At Dave Armstrong's blog, a post entitled: "Why is the Catholic Church so Hated?" caught my eye (to give you some background, Dave Armstrong is himself a papist). The format of the post is as follows:
1) A "Presbyterian" woman makes a claim that she sees a lot of "hatred" for "the Catholic Church."
2) A former "former Presbyterian" woman responds by attributing the "hatred" to "hell" attempting to prevail against "the Catholic Church."
3) Finally, Dave suggests that the "hatred" is a function of (1) the size of the target, (2) the widespread "misrepresentation," and (3) the "very strict morality" taught by "Catholic Christianity."
The post is interesting because it omits glaring reasons for true hatred and because it mistakes judgment for hatred.
Reasons for true hatred:
1) Association with Christianity. Rome claims to be Christian, and consequently receives some of the antipathy provided generally towards Christians by those who hate God.
2) History of Persecution: there are many folks that have not forgotten the history of persecution by the Vatican either in the form of Inquisitions, papal armies, and crusades or in the form of exhortations to "secular" rulers.
3) Scandals. There are people who truly hate the Vatican because of corrupt and scandalous activity by its priests and bishops - that can especially be the case for victims and their families.
4) Personal Experience. There are people who truly hate the Vatican because they have had a "bad experience" with Catholicism. This could be as simple as being rapped on the knuckles with a ruler by a nun in gradeschool or much more complicated, involving a priest taking sides in a family dispute.
These are all notable causes why there is true antipathy - true hatred toward the Vatican, which is often then directed to individual members of the church of Rome.
On the other hand, much of what is called "hatred" is not hatred at all. For example, most of what the first woman in Dave's post viewed as "hatred" is actually an expression of judgment, namely that the Vatican does not preach the Gospel, and that faithful devotion to the religion taught by the Vatican does not lead to salvation.
The second woman improperly assumes that "the Catholic Church" is the true church, and that consequently any desire to be separate from that church must be hell-based. If her assumption were correct, it would be a reasonable line of thought. The problem, of course, is that it is not the case that the Church of Rome is the true church.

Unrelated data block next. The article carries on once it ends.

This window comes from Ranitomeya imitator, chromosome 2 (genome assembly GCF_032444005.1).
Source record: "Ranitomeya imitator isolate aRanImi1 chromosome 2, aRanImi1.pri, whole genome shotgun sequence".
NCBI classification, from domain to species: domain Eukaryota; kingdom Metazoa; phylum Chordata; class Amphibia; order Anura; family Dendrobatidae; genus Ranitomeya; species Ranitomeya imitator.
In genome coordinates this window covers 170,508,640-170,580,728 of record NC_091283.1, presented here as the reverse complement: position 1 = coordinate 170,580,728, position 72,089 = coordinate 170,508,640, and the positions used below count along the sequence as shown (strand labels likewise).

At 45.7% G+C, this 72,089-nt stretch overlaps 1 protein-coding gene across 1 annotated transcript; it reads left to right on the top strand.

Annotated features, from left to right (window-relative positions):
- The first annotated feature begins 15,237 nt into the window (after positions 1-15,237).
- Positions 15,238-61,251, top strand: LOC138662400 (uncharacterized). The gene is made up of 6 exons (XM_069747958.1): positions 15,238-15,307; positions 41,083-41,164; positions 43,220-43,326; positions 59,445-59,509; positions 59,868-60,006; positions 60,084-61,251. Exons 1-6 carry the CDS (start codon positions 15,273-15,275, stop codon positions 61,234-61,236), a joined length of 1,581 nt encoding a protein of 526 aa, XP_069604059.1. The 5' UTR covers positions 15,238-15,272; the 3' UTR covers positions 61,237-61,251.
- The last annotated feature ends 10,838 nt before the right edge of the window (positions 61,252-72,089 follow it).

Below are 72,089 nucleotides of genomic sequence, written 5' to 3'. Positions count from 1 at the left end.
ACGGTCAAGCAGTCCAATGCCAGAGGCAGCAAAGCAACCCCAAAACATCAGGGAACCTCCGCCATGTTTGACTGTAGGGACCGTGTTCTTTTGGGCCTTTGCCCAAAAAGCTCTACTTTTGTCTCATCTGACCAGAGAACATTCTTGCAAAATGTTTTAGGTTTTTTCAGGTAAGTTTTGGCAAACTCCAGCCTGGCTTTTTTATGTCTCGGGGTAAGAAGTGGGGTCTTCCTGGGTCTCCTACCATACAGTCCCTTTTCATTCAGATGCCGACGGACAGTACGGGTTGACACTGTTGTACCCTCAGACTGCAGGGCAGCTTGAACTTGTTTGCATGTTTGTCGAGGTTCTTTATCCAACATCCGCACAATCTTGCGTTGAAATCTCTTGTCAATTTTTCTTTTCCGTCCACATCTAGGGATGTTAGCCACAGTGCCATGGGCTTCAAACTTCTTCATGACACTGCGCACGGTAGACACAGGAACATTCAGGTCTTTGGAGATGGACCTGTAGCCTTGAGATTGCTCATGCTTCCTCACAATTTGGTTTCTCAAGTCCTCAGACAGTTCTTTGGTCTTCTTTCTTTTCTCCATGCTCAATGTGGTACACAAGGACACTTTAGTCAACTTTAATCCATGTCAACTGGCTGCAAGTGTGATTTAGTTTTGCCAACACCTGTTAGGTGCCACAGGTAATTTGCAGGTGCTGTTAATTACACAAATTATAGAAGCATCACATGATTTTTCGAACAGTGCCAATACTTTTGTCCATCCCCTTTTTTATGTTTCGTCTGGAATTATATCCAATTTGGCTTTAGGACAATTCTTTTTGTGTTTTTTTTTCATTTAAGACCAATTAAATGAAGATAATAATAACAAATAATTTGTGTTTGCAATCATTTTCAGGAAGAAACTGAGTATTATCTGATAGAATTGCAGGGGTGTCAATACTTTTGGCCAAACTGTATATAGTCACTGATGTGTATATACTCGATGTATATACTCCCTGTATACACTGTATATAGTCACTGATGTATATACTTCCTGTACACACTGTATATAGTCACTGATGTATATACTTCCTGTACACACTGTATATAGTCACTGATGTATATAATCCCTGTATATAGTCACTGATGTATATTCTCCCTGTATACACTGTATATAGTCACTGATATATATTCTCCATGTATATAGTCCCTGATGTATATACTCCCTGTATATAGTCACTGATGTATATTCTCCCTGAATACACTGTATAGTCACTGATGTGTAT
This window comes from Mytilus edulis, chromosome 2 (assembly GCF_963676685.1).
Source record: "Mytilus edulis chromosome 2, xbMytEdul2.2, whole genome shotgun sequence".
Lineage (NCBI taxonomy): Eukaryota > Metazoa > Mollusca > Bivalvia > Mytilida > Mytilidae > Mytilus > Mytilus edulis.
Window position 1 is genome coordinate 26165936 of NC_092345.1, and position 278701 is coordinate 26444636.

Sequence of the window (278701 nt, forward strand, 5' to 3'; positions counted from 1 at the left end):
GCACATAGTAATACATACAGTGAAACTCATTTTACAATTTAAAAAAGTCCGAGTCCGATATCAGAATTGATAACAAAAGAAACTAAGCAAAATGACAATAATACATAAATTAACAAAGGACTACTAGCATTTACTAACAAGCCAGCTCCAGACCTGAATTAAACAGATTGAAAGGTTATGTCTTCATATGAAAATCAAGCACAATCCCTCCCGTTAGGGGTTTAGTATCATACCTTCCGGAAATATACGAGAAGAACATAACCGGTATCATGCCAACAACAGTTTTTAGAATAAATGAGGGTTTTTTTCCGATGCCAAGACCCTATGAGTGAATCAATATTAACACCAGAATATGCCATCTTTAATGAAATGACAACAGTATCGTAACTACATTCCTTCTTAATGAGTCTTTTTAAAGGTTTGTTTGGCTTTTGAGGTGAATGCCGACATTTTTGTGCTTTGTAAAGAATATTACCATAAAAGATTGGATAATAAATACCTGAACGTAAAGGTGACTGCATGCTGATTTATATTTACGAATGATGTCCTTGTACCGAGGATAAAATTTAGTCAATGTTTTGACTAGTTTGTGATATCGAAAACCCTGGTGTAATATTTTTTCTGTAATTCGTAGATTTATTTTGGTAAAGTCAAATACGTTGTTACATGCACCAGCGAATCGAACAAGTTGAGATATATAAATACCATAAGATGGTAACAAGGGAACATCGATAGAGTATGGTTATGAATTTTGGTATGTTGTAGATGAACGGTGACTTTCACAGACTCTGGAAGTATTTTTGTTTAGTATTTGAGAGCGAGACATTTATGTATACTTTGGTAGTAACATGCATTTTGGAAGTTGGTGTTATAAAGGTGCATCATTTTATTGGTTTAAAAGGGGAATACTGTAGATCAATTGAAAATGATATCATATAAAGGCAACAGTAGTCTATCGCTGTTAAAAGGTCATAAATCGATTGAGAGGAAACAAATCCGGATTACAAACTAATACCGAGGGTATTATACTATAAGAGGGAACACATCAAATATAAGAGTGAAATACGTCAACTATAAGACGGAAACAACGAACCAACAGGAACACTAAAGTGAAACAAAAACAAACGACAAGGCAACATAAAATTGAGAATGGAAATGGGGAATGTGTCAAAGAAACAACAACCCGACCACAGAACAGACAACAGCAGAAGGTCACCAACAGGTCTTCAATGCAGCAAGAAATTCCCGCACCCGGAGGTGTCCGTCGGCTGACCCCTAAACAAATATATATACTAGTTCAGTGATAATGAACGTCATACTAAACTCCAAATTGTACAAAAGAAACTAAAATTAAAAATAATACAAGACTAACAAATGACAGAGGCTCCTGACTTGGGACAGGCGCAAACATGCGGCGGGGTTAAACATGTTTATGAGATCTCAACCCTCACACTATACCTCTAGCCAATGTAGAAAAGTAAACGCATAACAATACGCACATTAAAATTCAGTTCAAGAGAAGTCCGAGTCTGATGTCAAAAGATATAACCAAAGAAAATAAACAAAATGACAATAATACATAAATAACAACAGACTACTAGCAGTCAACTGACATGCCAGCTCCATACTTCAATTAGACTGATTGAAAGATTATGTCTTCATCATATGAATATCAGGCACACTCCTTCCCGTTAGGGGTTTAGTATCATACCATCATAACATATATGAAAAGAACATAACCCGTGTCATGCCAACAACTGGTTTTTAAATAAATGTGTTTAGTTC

Dave's own comments are not as far from the mark. Surely, part of the volume of negative things (all of which get labeled "hatred") is a factor of the size of Catholicism. The errors of Ebionite heretics while heinous are not a significant voice on the scene. The errors of Rome, with its claimed billion plus members, are a significant voice.
It should be noted, though, that Islam is the target of similar "hatred" in the form of saying that Koran-observing Muslims are not saved, are not the true followers of Jesus, etc. (i.e. any negative comment, particularly about eternal things) Furthermore, it's fair to say that most Christians in the English-speaking world know less about Islam than they know about Catholicism. As the number of Muslims rapidly increases in the English-speaking world, you can expect to see less emphasis on the errors of Rome in favor of emphasis on the errors of Mecca and Medina. And, of course, there are people who truly hate Islam because a 9/11 terrorist killed one of their friends or family members, or some similar reason.
Dave's comment about misrepresentation is less accurate. Surely there are misrepresentations of the Church of Rome out there, but the true hatred is not based on those misrepresentations. Even the hatred-so-called - the negative comments - are for the most part based on the truth, not on misrepresentations.
Finally, there is a seed of truth in Dave's comment about "very strict morality." There are those who reject the Church of Rome because of its emphasis on works righteousness, and specifically its legalistic rules of "morality." Surely there are people who hate the Church of Rome because she continues to acknowledge the truth that homosexual behavior is sinful, immoral, and should not be done. On the other hand, rejection of the legalism of the Vatican is Biblical and proper. It's not hatred, but judgment.
All in all, the reason for this post is to highlight and differentiate the reasons for hatred of the church of Rome and the condemnation of the false doctrine and counterfeit gospel of Rome. The former is generally unjustified, though perhaps one might feel righteous indignation reading an account of the persecution of the Albigensians. The latter is fully properly, and is not hatred in the colloquial sense at all, but the exercise of godly discretion and wisdom - something with respect to which I'm afraid the nameless "Presbyterian woman" that Dave first mentions seems to be deficient.
(link to Dave's post)